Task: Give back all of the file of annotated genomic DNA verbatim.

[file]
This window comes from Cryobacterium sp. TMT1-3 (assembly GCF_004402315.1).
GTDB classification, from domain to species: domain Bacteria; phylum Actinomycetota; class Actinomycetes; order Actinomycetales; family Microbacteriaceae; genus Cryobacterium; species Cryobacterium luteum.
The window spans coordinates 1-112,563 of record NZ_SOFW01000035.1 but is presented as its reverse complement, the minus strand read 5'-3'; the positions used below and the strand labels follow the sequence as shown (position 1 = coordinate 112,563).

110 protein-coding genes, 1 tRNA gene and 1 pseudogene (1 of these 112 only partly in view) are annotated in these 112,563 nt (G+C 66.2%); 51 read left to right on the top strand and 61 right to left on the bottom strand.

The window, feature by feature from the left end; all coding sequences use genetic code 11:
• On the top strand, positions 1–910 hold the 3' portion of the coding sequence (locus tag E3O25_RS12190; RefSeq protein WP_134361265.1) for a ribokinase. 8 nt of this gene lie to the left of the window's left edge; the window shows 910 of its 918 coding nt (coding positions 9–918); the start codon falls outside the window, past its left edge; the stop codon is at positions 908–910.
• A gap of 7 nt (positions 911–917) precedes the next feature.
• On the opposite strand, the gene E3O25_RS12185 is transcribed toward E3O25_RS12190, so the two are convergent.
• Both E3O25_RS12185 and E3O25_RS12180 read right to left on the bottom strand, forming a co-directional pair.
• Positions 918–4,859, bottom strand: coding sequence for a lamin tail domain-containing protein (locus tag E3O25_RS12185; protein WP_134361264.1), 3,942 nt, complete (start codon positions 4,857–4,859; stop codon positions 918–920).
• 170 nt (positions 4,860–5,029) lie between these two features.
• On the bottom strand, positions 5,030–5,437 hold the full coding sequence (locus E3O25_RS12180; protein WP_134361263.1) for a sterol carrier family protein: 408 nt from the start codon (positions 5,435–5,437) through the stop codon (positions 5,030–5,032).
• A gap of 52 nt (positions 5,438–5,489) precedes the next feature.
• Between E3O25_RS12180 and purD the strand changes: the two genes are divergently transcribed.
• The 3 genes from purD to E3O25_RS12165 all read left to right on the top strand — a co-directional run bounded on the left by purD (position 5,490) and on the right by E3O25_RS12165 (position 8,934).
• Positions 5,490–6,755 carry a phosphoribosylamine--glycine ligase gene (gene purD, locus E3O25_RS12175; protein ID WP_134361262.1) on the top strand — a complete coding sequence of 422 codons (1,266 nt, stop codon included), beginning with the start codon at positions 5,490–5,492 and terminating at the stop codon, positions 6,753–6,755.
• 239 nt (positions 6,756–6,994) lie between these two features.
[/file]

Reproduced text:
This window comes from Cryobacterium sp. TMT1-3 (assembly GCF_004402315.1).
GTDB classification, from domain to species: domain Bacteria; phylum Actinomycetota; class Actinomycetes; order Actinomycetales; family Microbacteriaceae; genus Cryobacterium; species Cryobacterium luteum.
The window spans coordinates 1-112,563 of record NZ_SOFW01000035.1 but is presented as its reverse complement, the minus strand read 5'-3'; the positions used below and the strand labels follow the sequence as shown (position 1 = coordinate 112,563).

110 protein-coding genes, 1 tRNA gene and 1 pseudogene (1 of these 112 only partly in view) are annotated in these 112,563 nt (G+C 66.2%); 51 read left to right on the top strand and 61 right to left on the bottom strand.

The window, feature by feature from the left end; all coding sequences use genetic code 11:
• On the top strand, positions 1–910 hold the 3' portion of the coding sequence (locus tag E3O25_RS12190; RefSeq protein WP_134361265.1) for a ribokinase. 8 nt of this gene lie to the left of the window's left edge; the window shows 910 of its 918 coding nt (coding positions 9–918); the start codon falls outside the window, past its left edge; the stop codon is at positions 908–910.
• A gap of 7 nt (positions 911–917) precedes the next feature.
• On the opposite strand, the gene E3O25_RS12185 is transcribed toward E3O25_RS12190, so the two are convergent.
• Both E3O25_RS12185 and E3O25_RS12180 read right to left on the bottom strand, forming a co-directional pair.
• Positions 918–4,859, bottom strand: coding sequence for a lamin tail domain-containing protein (locus tag E3O25_RS12185; protein WP_134361264.1), 3,942 nt, complete (start codon positions 4,857–4,859; stop codon positions 918–920).
• 170 nt (positions 4,860–5,029) lie between these two features.
• On the bottom strand, positions 5,030–5,437 hold the full coding sequence (locus E3O25_RS12180; protein WP_134361263.1) for a sterol carrier family protein: 408 nt from the start codon (positions 5,435–5,437) through the stop codon (positions 5,030–5,032).
• A gap of 52 nt (positions 5,438–5,489) precedes the next feature.
• Between E3O25_RS12180 and purD the strand changes: the two genes are divergently transcribed.
• The 3 genes from purD to E3O25_RS12165 all read left to right on the top strand — a co-directional run bounded on the left by purD (position 5,490) and on the right by E3O25_RS12165 (position 8,934).
• Positions 5,490–6,755 carry a phosphoribosylamine--glycine ligase gene (gene purD, locus E3O25_RS12175; protein ID WP_134361262.1) on the top strand — a complete coding sequence of 422 codons (1,266 nt, stop codon included), beginning with the start codon at positions 5,490–5,492 and terminating at the stop codon, positions 6,753–6,755.
• 239 nt (positions 6,756–6,994) lie between these two features.